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Dustin Putman

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Ouija  (2014)
1 Stars
Directed by Stiles White.
Cast: Olivia Cooke, Ana Coto, Daren Kagasoff, Douglas Smith, Bianca Santos, Shelley Hennig, Sierra Heuermann, Sunny May Allison, Lin Shaye, Claudia Katz, Vivis, Robyn Lively, Matthew Settle, Afra Tully, Claire Beale, Izzie Galanti.
2014 – 89 minutes
Rated: Rated PG-13 (for disturbing violent content and thematic material).
Reviewed by Dustin Putman, October 22, 2014.
An occult parlor game patented by businessman Elijah Bond in 1890, the Ouija board—further popularized in 1966 when the rights were sold to Parker Brothers—has spooked and intrigued multiple generations of curiosity seekers hoping to contact the other side. Spanning well over a century, the spirit board's history is a fascinating one dipped in superstition and folklore. A really cool film could have been developed around the storied past and legends of the "mystifying oracle," but "Ouija" isn't that movie by a long shot. This is neutered, corners-cutting, made-by-committee filmmaking, dumbed down for its target demographic of 14-year-olds and disparagingly compromised by a PG-13 rating.

When Debbie (Shelley Hennig) is found dead in her home, the victim of an apparent suicide, high school senior Laine (Olivia Cooke) is left baffled by why her best friend would take her own life. While housesitting for Debbie's grieving parents, Laine stumbles upon a Ouija board in her bedroom. In an attempt to contact Debbie's spirit, she gathers together her circle of pals—boyfriend Trevor (Daren Kagasoff), sister Sarah (Ana Coto), waitress Isabelle (Bianca Santos), and Debbie's boyfriend, Pete (Douglas Smith)—for a séance. Who or what they contact, however, is not their friend, and once it latches onto them, it won't let go. As the people around her start dropping like flies, Laine sets out to investigate the former residents of the house in hopes of identifying and putting a stop to the vengeful spirit.

In "Ouija," debuting director Stiles White and longtime co-writer Juliet Snowden (2012's "The Possession") aren't concerned with using the witchboard as anything other than a plot device for a lame knockoff of 2000's "Final Destination," 1998's Japanese-made "Ringu" and 2002's superb U.S. remake "The Ring." From the prologue where a teenage girl is stalked in her home by an unseen supernatural entity, to the desperate race against time to stop a curse as the protagonists' terrible fates edge closer, to a twisty story that blatantly and predictably borrows wholesale from those aforementioned pics, the film adheres so closely to the blueprint of "The Ring" that there isn't a surprise to be had. What there are instead are repetitive scenes where characters creep around in the dark and are startled when their friends suddenly appear from behind doors and around corners. The suspected result of frame-by-frame negotiations with the MPAA over earning a PG-13 rating, several crucial scenes (one involving a swimming pool, for example) are either cut frustratingly short or happen entirely off screen. Not only does this do a disservice to the admittedly one-note characters, but it cheapens the story's would-be suspense and insults audiences by shirking away from the very things for which they attend these kinds of movies.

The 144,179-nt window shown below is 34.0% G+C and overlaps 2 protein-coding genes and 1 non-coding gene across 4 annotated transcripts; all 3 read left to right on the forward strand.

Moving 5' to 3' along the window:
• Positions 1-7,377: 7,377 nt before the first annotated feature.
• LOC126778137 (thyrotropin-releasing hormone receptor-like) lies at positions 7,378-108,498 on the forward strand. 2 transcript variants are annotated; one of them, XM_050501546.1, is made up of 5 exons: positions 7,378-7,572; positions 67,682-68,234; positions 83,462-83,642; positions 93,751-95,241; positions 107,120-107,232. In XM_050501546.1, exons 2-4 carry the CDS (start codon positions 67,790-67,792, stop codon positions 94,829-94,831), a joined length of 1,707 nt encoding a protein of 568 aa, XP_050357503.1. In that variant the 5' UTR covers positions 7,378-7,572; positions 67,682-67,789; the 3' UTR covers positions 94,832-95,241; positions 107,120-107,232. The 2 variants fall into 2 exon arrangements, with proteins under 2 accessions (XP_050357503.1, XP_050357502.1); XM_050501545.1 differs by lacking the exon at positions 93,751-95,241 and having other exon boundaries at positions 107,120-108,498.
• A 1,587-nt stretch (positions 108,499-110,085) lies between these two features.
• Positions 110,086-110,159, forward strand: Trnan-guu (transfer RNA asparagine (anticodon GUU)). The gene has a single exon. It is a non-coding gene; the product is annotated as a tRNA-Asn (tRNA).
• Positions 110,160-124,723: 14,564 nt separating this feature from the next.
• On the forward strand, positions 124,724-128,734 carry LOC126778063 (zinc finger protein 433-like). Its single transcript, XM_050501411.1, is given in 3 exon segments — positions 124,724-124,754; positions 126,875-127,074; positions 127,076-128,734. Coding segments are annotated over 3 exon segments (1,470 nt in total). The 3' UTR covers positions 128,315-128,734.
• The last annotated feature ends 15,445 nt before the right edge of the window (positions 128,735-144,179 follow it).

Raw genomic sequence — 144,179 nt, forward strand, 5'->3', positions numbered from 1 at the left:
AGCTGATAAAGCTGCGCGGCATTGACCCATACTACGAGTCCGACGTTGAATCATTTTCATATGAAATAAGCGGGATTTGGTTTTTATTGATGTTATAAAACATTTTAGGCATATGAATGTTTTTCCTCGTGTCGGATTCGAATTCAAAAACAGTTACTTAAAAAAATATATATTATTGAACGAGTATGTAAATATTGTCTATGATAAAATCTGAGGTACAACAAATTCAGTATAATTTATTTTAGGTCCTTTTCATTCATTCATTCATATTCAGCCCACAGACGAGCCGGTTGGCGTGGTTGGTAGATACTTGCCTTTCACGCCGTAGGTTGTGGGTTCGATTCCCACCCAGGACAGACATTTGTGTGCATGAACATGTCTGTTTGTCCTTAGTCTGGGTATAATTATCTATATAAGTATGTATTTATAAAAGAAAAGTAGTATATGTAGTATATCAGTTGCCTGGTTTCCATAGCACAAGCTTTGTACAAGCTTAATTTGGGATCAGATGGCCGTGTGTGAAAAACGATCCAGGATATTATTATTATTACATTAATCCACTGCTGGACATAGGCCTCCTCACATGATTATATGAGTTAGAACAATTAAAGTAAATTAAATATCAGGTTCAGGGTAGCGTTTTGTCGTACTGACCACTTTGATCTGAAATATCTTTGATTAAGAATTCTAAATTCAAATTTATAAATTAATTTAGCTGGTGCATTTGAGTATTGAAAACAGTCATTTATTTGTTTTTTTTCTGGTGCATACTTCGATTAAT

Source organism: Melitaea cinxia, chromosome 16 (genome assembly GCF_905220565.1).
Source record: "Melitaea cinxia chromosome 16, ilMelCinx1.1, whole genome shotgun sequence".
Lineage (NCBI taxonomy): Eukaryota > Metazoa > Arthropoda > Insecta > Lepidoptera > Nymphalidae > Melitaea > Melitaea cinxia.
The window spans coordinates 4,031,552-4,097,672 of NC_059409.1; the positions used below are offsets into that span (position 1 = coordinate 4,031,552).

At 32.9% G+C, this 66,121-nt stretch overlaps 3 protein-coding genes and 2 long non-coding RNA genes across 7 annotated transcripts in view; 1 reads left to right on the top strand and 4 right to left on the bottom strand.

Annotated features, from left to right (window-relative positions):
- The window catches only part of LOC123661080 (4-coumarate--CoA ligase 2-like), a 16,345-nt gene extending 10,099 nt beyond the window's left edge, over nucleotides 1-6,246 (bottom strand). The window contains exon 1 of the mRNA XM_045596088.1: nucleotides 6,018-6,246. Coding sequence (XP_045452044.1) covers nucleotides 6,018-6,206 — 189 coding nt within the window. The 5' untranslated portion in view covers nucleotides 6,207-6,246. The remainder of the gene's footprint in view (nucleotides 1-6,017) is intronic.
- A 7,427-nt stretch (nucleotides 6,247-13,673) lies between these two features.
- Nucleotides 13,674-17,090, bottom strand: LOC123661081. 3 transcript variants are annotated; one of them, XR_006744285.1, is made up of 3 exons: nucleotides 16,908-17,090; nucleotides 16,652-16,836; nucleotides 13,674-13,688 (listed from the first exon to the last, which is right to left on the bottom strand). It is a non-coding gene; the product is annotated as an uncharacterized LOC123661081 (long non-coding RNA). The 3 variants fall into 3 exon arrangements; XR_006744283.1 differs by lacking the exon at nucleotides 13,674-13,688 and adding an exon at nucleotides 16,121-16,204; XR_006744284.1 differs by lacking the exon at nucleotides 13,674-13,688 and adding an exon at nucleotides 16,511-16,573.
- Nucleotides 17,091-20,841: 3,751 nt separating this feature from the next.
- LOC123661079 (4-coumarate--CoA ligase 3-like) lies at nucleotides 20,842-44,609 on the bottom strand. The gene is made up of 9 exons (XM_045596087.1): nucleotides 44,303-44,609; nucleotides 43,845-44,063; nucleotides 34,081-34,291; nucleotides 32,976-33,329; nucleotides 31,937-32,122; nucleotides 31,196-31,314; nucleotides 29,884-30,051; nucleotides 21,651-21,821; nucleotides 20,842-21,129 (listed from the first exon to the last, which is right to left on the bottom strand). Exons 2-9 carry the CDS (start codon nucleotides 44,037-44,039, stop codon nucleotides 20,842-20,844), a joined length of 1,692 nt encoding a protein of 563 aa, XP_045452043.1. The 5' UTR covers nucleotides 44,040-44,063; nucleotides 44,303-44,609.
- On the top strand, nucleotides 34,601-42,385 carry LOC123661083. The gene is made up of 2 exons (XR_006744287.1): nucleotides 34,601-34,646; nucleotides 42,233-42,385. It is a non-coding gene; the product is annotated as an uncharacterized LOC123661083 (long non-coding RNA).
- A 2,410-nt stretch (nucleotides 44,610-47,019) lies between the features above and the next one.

Olivia Cooke (2014's "The Quiet Ones") is an appealing actress, particularly good on A&E's "Bates Motel," but hopefully her threadbare lead role here as Laine will prove to be but a hasty stepping stone to better films that are more worth her while. Half of her co-stars look too old to be teenagers—Daren Kagasoff (TV's "The Secret Life of the American Teenager"), Shelley Hennig (TV's "Teen Wolf"), Douglas Smith (2014's "Stage Fright") and Bianca Santos (TV's "The Fosters") are in their mid-to-late-twenties—and while they are all proficient with what they have to work with, their parts aren't given the room to naturally breathe and develop as anything more than freshly scrubbed cogs in the wheel. They talk about being upset over the loss of their friends, but rarely show it. The possibility of making any sort of statement at all about adolescent disaffection in an increasingly impersonal technology-run world is clearly above this project's singular goal of drawing teenybopper crowds into multiplexes for the week leading up to Halloween.

"Ouija" contains a few halfway ominous moments, but is too slick and watered-down to hold a palpable threat. Once over and the lights are up, the movie still has not delivered anything for viewers to take with them or linger under their skin. One will likely be left with questions, though. Why does Laine and Sarah's single dad conveniently leave for a business trip the moment after Debbie's funeral is over? Why does Laine not bother notifying the authorities when she discovers the corpse of a child who has been missing for fifty years? Just when a jolt of inspiration is most needed, along comes the gloriously welcome Lin Shaye (2013's "Insidious: Chapter 2") as Paulina Zander, a mysterious woman whom Laine seeks help from at the local psychiatric hospital. Shaye holds the screen so fully in her two scenes and creates such an unnervingly original character that it casts an even brighter light on the rest of the picture's deficiencies. Wading into cheese, corn and sap by the grand finale, "Ouija" is a spineless chiller in desperate need of a sturdier, more confident brand of chills. Hopefully a better film will one day be made about the mysticism of the Ouija board. In the meantime, there's always 1986's far superior "Witchboard."
© 2014 by Dustin Putman
Dustin Putman